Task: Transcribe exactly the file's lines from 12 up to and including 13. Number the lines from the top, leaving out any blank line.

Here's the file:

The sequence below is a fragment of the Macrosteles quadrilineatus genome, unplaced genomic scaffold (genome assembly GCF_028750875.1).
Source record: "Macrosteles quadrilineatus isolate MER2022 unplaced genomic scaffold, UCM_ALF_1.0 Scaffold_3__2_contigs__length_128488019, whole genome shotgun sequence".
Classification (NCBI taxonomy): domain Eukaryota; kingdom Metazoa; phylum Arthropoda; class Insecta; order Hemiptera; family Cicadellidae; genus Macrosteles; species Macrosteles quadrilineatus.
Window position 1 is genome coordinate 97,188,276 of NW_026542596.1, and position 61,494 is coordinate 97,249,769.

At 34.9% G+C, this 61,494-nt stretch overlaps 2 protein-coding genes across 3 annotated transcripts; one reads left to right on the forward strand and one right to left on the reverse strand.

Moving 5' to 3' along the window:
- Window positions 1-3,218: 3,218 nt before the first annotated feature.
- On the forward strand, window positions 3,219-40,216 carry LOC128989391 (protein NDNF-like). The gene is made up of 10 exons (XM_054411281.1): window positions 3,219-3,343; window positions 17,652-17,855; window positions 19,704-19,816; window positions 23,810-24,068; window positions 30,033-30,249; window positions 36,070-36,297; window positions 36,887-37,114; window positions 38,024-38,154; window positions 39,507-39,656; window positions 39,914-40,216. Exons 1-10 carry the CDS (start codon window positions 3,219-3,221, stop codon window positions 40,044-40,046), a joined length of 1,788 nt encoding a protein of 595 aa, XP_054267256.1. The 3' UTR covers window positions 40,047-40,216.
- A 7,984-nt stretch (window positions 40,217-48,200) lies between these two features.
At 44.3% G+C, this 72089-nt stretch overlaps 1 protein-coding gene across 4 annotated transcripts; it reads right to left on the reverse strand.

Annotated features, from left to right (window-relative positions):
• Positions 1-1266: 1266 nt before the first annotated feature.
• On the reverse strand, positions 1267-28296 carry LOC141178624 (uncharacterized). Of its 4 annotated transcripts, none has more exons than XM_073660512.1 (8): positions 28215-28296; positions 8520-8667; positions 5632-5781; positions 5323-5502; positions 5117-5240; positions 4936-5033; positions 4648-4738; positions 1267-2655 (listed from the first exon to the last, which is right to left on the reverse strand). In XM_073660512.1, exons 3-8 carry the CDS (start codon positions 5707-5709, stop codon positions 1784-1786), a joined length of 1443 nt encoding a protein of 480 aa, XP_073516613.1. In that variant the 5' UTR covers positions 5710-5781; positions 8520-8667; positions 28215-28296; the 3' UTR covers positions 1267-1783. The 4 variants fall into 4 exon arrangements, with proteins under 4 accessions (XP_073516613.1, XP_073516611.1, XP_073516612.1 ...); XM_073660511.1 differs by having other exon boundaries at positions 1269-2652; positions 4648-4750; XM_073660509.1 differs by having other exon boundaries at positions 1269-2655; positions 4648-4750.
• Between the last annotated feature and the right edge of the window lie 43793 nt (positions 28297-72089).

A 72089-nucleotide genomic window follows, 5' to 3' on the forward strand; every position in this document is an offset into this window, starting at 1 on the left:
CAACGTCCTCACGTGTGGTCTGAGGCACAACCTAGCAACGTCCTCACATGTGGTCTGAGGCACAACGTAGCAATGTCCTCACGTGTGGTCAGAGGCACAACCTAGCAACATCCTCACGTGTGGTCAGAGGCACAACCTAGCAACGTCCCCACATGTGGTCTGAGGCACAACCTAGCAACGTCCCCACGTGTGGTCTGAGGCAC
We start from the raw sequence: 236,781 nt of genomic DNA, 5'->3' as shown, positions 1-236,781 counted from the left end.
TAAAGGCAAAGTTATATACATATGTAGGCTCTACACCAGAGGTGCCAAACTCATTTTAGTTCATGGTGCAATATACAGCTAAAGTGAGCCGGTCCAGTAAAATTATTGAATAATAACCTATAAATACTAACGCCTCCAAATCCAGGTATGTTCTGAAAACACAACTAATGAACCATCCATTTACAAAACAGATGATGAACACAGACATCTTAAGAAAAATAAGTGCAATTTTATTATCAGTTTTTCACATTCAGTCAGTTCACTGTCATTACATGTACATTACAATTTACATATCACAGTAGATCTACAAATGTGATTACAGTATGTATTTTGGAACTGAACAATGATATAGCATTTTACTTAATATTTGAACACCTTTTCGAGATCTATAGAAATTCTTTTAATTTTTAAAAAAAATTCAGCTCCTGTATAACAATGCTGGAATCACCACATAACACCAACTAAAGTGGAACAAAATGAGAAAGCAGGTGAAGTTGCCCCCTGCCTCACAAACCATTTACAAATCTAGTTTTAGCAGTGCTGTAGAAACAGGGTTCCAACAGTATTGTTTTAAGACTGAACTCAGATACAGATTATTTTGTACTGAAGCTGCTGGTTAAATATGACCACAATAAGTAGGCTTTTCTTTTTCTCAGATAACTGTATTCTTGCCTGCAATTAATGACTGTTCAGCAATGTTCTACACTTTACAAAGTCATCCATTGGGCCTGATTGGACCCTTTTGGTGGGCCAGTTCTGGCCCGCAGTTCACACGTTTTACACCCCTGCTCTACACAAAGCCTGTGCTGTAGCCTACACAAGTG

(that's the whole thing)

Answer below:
• Positions 1-1266: 1266 nt before the first annotated feature.
• On the reverse strand, positions 1267-28296 carry LOC141178624 (uncharacterized). Of its 4 annotated transcripts, none has more exons than XM_073660512.1 (8): positions 28215-28296; positions 8520-8667; positions 5632-5781; positions 5323-5502; positions 5117-5240; positions 4936-5033; positions 4648-4738; positions 1267-2655 (listed from the first exon to the last, which is right to left on the reverse strand). In XM_073660512.1, exons 3-8 carry the CDS (start codon positions 5707-5709, stop codon positions 1784-1786), a joined length of 1443 nt encoding a protein of 480 aa, XP_073516613.1. In that variant the 5' UTR covers positions 5710-5781; positions 8520-8667; positions 28215-28296; the 3' UTR covers positions 1267-1783. The 4 variants fall into 4 exon arrangements, with proteins under 4 accessions (XP_073516613.1, XP_073516611.1, XP_073516612.1 ...); XM_073660511.1 differs by having other exon boundaries at positions 1269-2652; positions 4648-4750; XM_073660509.1 differs by having other exon boundaries at positions 1269-2655; positions 4648-4750.